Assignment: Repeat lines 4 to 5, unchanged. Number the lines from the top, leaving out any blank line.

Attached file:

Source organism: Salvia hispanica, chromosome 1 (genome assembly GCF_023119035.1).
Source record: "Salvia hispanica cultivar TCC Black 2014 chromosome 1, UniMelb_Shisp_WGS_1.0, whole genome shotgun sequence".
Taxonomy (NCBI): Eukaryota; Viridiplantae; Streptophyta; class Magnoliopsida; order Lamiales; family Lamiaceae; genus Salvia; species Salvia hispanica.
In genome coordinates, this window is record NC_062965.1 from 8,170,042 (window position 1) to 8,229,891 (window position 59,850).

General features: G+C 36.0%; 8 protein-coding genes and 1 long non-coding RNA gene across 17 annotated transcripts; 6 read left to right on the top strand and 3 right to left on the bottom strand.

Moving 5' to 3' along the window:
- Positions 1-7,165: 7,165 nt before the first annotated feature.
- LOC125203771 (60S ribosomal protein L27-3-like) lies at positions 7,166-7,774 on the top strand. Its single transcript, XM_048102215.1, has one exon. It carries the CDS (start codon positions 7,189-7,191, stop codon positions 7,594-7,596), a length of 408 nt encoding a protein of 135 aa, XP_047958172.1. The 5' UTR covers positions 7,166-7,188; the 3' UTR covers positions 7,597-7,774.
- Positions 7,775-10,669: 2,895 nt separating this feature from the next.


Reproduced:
In genome coordinates, this window is record NC_062965.1 from 8,170,042 (window position 1) to 8,229,891 (window position 59,850).

General features: G+C 36.0%; 8 protein-coding genes and 1 long non-coding RNA gene across 17 annotated transcripts; 6 read left to right on the top strand and 3 right to left on the bottom strand.